What is unusual about N60094?
- It is currently the only registered experimental aircraft not fitting into any known category (the most commonly used term being “flying saucer”).
- It is the oldest airworthy aircraft in the United States.
- It is the only private aircraft in the United States that ever transported a US President while in office.
- It was last flown by Elvis Presley.
Answer: B. N60094 is a Bleriot XI monoplane, manufactured in 1909 (and listed in the Experimental category). It belongs to the Rhinebeck Aerodrome Museum. (There are two other Bleriot airplanes in the United States; one is in California and the other is in Oklahoma, but these are not flying.) It is the second oldest airplane in the world that is still airworthy. (However, according to information obtained from the Aerodrome, only the front and rear third are original; the wings, elevators, and horizontal stabilizer have been rebuilt.) The original aircraft had crashed in 1910; its remains were later removed from a junkyard and were stored for many years before Cole Palen returned it to flying condition. It is powered, as was the original, by an Anzani engine.
No Strings Attached
The connection between the helicopter and concert piano is that:
- the auditory alerts for the Army’s Comanche helicopter were played on a grand piano.
- someone cut a grand piano loose at 3000 feet from a cargo helicopter near Seattle, prior to a concert by Country Joe and the Fish in 1968 (and again for an MTV stunt out in California City in the fall of 2000, with pretty much the same results).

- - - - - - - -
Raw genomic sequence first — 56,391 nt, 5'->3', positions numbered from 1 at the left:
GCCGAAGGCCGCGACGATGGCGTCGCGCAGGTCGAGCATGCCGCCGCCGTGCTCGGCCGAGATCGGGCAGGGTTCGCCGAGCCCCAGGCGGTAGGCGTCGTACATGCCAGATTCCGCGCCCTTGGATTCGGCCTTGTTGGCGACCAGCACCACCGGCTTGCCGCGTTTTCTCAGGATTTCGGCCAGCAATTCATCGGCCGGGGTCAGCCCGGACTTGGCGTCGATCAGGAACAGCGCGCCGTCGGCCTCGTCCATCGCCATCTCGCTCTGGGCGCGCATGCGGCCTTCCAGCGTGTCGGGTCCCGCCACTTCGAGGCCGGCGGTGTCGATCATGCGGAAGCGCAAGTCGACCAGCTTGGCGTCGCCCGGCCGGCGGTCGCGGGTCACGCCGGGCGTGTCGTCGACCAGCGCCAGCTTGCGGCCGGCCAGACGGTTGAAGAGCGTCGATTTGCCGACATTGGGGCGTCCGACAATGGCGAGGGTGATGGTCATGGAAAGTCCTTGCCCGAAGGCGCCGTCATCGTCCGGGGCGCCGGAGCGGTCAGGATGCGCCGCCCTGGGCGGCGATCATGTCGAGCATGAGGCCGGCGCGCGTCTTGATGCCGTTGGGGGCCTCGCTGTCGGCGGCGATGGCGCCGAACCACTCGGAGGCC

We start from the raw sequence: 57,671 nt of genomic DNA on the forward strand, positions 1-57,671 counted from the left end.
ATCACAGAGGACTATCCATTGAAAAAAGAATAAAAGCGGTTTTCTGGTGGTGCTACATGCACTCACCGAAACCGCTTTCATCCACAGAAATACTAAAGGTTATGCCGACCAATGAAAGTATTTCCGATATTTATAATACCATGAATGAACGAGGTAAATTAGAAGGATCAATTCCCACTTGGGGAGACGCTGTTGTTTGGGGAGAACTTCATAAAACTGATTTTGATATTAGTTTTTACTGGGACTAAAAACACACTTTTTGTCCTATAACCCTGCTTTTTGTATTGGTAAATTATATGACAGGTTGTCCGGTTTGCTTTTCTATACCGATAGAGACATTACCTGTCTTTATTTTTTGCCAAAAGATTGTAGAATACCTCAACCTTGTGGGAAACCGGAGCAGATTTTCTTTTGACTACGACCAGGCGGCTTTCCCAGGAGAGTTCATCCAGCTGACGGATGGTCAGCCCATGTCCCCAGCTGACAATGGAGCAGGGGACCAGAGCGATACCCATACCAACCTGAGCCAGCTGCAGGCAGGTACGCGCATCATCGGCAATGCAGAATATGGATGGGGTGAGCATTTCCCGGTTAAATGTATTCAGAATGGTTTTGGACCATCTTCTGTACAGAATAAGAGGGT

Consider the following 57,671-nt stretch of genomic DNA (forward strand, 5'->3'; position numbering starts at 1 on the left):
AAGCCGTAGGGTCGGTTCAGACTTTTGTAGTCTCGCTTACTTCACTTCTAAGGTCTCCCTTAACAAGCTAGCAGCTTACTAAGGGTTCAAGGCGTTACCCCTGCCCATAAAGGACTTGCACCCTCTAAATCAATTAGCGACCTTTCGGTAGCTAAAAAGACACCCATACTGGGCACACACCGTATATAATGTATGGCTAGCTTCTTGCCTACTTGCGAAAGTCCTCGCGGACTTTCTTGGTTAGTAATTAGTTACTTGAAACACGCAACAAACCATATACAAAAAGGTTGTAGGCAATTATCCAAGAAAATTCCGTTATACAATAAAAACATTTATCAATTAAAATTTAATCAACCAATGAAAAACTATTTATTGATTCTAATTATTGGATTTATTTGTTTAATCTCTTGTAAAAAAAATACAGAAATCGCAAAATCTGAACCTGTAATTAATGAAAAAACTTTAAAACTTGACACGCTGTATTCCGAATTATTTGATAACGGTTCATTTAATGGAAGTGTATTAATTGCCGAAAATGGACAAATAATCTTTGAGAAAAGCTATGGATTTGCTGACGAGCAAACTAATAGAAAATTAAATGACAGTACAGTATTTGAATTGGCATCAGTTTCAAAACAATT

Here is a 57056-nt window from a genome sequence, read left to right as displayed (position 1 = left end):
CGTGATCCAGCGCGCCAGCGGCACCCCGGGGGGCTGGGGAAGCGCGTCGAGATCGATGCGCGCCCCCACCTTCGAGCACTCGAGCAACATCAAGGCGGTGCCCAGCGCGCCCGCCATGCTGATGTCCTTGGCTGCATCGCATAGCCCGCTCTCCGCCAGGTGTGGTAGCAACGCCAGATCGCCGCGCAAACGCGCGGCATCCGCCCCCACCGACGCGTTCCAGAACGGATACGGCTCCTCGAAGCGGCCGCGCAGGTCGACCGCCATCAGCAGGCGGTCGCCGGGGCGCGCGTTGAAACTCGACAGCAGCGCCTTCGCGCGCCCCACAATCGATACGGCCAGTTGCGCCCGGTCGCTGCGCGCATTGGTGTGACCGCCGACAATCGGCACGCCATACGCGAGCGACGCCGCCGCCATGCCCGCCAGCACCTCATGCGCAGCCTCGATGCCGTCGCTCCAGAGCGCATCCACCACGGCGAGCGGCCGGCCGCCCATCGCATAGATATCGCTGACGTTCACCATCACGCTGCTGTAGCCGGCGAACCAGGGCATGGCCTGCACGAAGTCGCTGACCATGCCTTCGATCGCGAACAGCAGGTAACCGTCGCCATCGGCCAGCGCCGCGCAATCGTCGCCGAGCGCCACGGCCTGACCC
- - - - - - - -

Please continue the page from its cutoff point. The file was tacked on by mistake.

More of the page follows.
- if it weren’t for Sergei Rachmaninoff, Sikorsky Helicopters probably wouldn’t exist.
- A and B
Answer: C. Igor Sikorsky was born in Russia in 1889, built many airplanes for the Czar, became fairly wealthy, and built the world’s first four-engined airplane. But when he fled the Russian Revolution, he arrived flat broke in America. Six years later in 1923, with $800 in savings, he started the Sikorsky Aero Engineering Corporation. It was a rather humble emigre operation, strategically located…um…on a friend’s Long Island chicken farm. There were some twenty mechanics, several of whom were quite illustrious refugees, calling each other Baron, Count, or General, because they had been (although today that might conjure visions of asylum inmates). They made tools, as well as airplane parts, out of anything handy; their first project was a twin-engine passenger plane, the 29A. (It was Sikorsky’s 29th design, and the A simply stood for America.)
But you might say that the famed composer and pianist Sergei Rachmaninoff was instrumental (pardon my highbrow guffaw) in getting helicopters off the ground. Besides being a very tall man, and having phenomenally large hands–he could play a 13th on a piano keyboard?Rachmaninoff had another kind of reach: he kept a watchful eye out for his fellow Russians. He had heard about Sikorsky, and on the very day that he first came to see the “factory” he gave Sikorsky a check for $5000 (about $100,000 today) with (dare I say it) no strings attached. This enabled Sikorsky to relocate to a hangar at Roosevelt Field, and rescued his teetering company from the brink of oblivion. For that, Sikorsky made Rachmaninoff the Vice President of his company, and the two went on to become close personal friends. Fittingly, Sikorsky’s 29A made its first profit ferrying two pianos from New York to Washington. Not many years after Rachmaninoff’s generous assistance, Sikorsky sent Rachmaninoff a check for that $5000, plus interest.